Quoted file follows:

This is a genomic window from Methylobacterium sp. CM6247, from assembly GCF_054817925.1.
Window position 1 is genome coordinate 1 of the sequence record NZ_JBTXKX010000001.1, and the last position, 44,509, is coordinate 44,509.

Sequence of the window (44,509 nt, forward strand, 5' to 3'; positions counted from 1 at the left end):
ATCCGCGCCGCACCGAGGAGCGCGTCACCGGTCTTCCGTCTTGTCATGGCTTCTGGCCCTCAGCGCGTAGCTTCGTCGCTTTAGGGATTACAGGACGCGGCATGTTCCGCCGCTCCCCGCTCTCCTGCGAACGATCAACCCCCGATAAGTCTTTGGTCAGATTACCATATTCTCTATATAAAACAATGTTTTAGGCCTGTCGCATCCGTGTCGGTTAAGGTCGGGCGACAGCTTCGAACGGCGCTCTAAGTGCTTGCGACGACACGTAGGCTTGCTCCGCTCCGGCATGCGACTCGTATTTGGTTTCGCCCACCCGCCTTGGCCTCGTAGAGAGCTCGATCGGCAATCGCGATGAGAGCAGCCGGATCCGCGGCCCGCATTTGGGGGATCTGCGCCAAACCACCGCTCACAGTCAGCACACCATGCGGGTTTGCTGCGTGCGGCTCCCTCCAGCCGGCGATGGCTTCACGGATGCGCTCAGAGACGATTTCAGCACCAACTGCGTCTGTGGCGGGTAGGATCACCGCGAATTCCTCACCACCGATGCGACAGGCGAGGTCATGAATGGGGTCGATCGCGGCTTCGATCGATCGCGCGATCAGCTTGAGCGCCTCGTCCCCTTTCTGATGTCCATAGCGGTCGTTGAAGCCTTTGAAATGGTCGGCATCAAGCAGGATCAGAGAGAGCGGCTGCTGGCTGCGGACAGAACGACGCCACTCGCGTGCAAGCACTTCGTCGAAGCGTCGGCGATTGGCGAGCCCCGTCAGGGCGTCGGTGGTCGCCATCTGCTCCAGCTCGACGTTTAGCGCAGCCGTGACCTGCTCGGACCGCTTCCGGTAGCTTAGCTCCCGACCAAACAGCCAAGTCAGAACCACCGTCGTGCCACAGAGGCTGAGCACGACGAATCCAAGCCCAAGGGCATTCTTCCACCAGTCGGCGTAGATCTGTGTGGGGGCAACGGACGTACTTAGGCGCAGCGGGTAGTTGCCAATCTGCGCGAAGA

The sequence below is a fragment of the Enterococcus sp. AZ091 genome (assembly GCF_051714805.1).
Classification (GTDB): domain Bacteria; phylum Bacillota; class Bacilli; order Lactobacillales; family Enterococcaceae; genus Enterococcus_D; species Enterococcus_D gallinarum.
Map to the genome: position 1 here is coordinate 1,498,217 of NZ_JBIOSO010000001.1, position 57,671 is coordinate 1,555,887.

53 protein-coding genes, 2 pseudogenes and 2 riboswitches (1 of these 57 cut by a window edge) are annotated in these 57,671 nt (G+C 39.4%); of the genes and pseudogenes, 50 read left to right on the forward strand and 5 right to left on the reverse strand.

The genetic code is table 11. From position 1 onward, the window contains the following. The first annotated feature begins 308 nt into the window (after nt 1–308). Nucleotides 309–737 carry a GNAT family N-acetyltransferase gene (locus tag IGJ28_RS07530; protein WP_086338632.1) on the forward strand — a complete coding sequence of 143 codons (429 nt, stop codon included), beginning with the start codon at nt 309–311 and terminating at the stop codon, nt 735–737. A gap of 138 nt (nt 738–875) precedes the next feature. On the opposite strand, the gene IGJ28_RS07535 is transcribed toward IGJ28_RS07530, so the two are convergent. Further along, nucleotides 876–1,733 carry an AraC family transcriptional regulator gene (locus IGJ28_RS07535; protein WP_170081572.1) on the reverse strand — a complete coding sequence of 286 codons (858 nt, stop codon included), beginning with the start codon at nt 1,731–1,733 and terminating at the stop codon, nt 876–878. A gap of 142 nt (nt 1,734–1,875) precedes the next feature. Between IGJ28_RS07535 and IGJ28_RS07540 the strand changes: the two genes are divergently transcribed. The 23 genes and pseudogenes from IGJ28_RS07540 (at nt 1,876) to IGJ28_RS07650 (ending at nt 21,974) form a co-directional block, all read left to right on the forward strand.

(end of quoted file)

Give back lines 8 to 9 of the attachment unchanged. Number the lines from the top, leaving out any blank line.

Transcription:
53 protein-coding genes, 2 pseudogenes and 2 riboswitches (1 of these 57 cut by a window edge) are annotated in these 57,671 nt (G+C 39.4%); of the genes and pseudogenes, 50 read left to right on the forward strand and 5 right to left on the reverse strand.

The genetic code is table 11. From position 1 onward, the window contains the following. The first annotated feature begins 308 nt into the window (after nt 1–308). Nucleotides 309–737 carry a GNAT family N-acetyltransferase gene (locus tag IGJ28_RS07530; protein WP_086338632.1) on the forward strand — a complete coding sequence of 143 codons (429 nt, stop codon included), beginning with the start codon at nt 309–311 and terminating at the stop codon, nt 735–737. A gap of 138 nt (nt 738–875) precedes the next feature. On the opposite strand, the gene IGJ28_RS07535 is transcribed toward IGJ28_RS07530, so the two are convergent. Further along, nucleotides 876–1,733 carry an AraC family transcriptional regulator gene (locus IGJ28_RS07535; protein WP_170081572.1) on the reverse strand — a complete coding sequence of 286 codons (858 nt, stop codon included), beginning with the start codon at nt 1,731–1,733 and terminating at the stop codon, nt 876–878. A gap of 142 nt (nt 1,734–1,875) precedes the next feature. Between IGJ28_RS07535 and IGJ28_RS07540 the strand changes: the two genes are divergently transcribed. The 23 genes and pseudogenes from IGJ28_RS07540 (at nt 1,876) to IGJ28_RS07650 (ending at nt 21,974) form a co-directional block, all read left to right on the forward strand.